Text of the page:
Doom titans Shadow of the Torturer's vocalist and axeman extraordinaire Mike Brown wasn't always an acolyte of the heavy. He mused to Noisecreep, "I was the first drummer in H.C. Minds, and I think I unknowingly played doom thinking it was industrial music?"

In fact, it wasn't until former bandmate Ismu introduced him to one Tim Call and the two formed Portland sludge fiends Aldebaran that Brown truly felt the call and, as he said, "I have been a doom junkie every since!"

So what is it about monolithic riffs and staggering tempos that gets Brown's amps humming? "I love to perform doom! I love the befuddled look on the people's faces when the stand by on the amp is released and screaming contortions of perfectly low tuned madness! The slow motion head banging! The vacant stares! It is very different than performing ... any other music. I love the teamwork that a band must have to play slow music," he enthused. "I love the raw expression and the intense emotion that this type of music creates inside your mind.

"Plus there is a certain beauty of tone that other music is just too busy to reflect. The ring of a cymbal or a guttural moan of a cranked bass rig, I feel people key into the desolation of one's own personality, doom allows you to explore the most painful and morose side of the mind in a controlled musical environment. You are not going from song to song quickly, you can milk and enjoy every bit of each note right along with the band as you listen."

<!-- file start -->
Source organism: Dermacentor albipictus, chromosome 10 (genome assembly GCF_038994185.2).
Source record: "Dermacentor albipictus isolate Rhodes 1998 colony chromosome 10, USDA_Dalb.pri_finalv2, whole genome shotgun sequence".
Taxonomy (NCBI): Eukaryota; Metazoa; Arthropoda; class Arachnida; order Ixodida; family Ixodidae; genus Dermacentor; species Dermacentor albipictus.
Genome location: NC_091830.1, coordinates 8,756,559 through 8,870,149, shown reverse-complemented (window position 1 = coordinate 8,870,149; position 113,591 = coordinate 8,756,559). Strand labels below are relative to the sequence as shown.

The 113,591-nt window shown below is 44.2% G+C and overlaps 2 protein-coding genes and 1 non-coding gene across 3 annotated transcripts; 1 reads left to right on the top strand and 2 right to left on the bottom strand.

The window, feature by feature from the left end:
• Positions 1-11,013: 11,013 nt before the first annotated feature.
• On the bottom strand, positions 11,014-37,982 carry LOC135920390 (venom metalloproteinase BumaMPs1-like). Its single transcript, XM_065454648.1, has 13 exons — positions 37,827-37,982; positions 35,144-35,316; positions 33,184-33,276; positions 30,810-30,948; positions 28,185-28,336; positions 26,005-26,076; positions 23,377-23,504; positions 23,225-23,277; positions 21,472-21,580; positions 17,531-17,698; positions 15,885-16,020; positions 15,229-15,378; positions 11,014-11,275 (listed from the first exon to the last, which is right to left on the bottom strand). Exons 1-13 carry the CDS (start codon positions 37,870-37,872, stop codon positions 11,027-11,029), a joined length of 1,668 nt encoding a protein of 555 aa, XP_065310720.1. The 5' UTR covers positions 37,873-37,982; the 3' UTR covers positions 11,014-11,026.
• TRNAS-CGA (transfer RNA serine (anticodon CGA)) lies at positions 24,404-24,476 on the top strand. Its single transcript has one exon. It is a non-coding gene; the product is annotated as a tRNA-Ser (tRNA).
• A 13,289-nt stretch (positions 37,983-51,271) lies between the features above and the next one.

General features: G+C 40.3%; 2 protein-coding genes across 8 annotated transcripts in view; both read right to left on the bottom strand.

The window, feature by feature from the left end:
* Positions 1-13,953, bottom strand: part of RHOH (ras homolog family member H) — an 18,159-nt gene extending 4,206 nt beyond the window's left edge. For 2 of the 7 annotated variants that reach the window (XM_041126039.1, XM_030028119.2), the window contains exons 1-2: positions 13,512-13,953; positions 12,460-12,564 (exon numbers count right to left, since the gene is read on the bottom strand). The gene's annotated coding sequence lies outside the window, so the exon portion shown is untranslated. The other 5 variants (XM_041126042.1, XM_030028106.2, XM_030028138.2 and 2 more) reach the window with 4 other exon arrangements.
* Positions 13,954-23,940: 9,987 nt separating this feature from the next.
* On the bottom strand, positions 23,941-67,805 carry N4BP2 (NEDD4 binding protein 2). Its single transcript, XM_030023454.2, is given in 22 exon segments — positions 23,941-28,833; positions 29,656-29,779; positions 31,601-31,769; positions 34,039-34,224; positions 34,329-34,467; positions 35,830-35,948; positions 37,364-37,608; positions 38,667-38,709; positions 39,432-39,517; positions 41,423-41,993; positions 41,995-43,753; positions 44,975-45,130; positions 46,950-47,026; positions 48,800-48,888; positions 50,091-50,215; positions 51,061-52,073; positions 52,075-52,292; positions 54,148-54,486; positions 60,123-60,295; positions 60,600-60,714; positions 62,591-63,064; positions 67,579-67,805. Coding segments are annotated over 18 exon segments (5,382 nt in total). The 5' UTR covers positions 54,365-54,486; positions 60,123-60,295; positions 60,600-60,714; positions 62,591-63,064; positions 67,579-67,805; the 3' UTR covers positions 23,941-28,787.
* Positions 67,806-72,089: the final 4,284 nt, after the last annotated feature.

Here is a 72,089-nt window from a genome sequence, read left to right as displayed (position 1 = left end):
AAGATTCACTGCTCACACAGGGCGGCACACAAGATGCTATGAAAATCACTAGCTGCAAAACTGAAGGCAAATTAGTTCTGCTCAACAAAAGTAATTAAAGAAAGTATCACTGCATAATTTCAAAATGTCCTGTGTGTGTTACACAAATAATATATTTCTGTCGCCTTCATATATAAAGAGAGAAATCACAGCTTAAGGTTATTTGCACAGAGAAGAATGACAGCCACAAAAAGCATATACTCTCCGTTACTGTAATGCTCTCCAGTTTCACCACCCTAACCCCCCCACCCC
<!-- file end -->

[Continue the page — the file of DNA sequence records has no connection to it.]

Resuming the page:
Shadow of the Torturer hail from the fertile green Northwest; Portland, Ore. to be exact. They count themselves as lucky to share the clean mountain air with so many other killer bands. Brown's not sure what it is about the area that spawned such a vivid music scene, but it sure ain't something in the water. "The grayness of winter mixed with incredible weed is my best guess. Seriously, I think that Portland, Ore. just thrives on metal. It really creates a pulse for Seattle and other [Pacific Northwest] cities, and it brings punks, crusties, doomers and metalheads out on an equa,l leveled playing field," he said.

Brown admitted that, like any scene, the world of Portland doom does have its flaws, but the city still stands a shaggy head and shoulders above most of the competition. "There are a lot of bands who simply are riding the wave of doom popularity out here, but of course there are a few personal faves," Brown said. "Even though I am no longer the frontman for Aldebaran, I am still a huge fan of the band and have been humbled by them often. There is of course the mighty Yob, they have been a doom entity that may never be equaled. I have heard rumors of wicked bands like Samothrace and Feedling, as well."